Michael Shifter, president of the Inter-American Dialogue, spoke with BBC World News about the current protests in Cuba and US sanctions towards the country.
COMMENTS FROM MICHAEL SHIFTER:
Question (Q): Congresswoman Nicole Malliotakis suggests that the only thing that is going to bring the Cuban regime to its knees is to keep these sanctions in place and to drive a hard bargain. Is that the way to remedy the situation?
Answer (A): It is not the way to help the Cuban people, which should be a major priority. What these protests have made clear is that the Cuban people are suffering terribly. There is economic deprivation, but there is also a lack of liberty. These economic sanctions are extremely harsh, and they are making things worse for the Cuban people. I don’t think we should subscribe to the logic that we should hurt the Cuban people so that we cause uprising and eruption in Cuba. That is not the kind of scenario that would make for the most stable democratic transition, which is what all of us want in Cuba. All of us want a transition that is not accompanied by major violence and that does not cause immense misery, which these sanctions have in Cuba.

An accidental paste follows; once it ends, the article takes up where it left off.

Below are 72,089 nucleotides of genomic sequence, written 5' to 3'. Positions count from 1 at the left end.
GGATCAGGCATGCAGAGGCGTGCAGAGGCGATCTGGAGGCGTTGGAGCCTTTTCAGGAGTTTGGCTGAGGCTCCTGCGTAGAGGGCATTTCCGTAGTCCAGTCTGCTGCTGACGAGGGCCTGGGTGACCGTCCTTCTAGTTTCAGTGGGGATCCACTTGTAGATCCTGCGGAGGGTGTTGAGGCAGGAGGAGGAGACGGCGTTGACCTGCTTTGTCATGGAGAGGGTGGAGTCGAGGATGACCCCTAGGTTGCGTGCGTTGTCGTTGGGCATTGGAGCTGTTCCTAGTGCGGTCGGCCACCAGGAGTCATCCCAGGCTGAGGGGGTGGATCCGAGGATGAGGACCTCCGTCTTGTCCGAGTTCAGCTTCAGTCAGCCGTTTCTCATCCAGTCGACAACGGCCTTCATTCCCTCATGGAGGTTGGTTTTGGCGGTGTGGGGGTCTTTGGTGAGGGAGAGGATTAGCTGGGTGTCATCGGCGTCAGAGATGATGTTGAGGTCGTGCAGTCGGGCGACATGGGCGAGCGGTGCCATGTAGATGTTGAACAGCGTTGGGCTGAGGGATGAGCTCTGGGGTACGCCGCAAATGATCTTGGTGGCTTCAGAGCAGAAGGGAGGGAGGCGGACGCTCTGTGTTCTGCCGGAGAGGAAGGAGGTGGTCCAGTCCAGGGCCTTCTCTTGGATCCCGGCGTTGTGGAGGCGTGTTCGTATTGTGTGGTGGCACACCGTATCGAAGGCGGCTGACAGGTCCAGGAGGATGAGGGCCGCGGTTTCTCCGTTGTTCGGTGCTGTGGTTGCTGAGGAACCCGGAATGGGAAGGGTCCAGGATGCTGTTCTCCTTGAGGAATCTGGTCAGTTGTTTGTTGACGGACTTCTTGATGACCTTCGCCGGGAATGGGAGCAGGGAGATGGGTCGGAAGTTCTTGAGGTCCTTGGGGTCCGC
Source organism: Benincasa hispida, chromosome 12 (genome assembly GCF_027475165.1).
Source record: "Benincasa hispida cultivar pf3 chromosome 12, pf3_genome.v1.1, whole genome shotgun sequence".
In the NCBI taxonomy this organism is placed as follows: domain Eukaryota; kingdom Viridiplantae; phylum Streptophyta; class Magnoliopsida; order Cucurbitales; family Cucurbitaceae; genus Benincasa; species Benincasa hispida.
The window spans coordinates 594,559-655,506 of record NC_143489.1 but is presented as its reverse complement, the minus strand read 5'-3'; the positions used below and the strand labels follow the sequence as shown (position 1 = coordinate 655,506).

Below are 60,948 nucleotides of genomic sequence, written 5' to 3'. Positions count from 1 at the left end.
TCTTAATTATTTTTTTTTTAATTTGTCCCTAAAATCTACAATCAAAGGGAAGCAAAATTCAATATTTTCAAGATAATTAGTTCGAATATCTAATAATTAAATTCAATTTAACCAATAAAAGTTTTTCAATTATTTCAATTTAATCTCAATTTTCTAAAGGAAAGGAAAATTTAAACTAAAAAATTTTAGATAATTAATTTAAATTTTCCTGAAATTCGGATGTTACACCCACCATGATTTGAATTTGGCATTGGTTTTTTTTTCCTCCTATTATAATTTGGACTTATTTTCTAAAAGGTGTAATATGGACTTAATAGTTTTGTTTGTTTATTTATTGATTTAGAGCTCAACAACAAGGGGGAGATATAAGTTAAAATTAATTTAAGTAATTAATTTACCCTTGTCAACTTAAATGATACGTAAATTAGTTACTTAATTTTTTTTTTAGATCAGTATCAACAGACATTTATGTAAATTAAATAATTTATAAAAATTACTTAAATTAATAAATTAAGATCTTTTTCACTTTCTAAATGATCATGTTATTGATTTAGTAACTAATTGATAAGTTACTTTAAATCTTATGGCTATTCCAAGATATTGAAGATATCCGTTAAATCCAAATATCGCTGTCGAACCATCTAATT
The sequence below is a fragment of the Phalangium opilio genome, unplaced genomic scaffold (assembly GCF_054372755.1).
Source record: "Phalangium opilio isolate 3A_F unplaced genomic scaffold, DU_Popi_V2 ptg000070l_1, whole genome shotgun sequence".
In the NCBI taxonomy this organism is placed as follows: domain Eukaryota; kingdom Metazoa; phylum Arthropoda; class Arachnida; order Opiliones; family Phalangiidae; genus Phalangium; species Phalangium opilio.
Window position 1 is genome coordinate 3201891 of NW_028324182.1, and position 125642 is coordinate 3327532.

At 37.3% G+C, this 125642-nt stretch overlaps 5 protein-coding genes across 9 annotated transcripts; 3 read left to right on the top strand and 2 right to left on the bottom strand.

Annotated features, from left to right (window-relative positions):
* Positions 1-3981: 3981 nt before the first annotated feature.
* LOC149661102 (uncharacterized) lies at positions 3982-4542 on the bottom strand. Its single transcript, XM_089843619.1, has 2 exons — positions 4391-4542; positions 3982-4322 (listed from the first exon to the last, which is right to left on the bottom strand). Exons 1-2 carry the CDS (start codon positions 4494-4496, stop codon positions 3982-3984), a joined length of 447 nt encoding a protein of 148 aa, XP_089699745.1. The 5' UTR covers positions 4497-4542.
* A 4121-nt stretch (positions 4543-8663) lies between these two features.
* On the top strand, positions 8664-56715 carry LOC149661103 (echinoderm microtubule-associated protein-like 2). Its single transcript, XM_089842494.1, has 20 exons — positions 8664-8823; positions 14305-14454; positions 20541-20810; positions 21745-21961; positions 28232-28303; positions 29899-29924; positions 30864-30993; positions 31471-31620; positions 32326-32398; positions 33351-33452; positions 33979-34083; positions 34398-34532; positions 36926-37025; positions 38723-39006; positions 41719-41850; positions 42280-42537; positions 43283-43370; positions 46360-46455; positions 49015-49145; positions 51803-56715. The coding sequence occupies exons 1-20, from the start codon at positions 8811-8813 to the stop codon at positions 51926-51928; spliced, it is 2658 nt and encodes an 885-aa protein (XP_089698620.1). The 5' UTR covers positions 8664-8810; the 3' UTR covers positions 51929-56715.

Q: Congresswoman Malliotakis also stated that the minute we start putting things into the country, things are confiscated by the regime for their own riches, and that’s part of the problem. The only way it seems to bring an authoritarian regime like this to heel is to have people on the streets protesting against it.
A: I think the protests are fine, but protests are also motivated by a lack of liberty and a lack of basic fundamental freedoms. That is the responsibility of a repressive Cuban regime. I don’t think the way to do that is to starve the Cuban people and inflict greater pain and suffering on them. That is a huge cost to pay, and I am not sure that one that the international community or the United States wants to bear responsibility for.
Q: Is there a formal structure to the opposition? Who is driving it? Who is bringing these people out to the streets?
A: I don’t discern that there is a formal structure. It is rather spontaneous. There are different groups that have come together. There is nobody really that you can negotiate with and have a dialogue with that is identifiable in the opposition. These are sort of broad masses of people. As happens in many other countries in Latin America, there is a spark, which becomes much wider and begins to spread. There is no formal leadership. Whether that might emerge in the coming days or weeks, we will have to see, but so far there is not.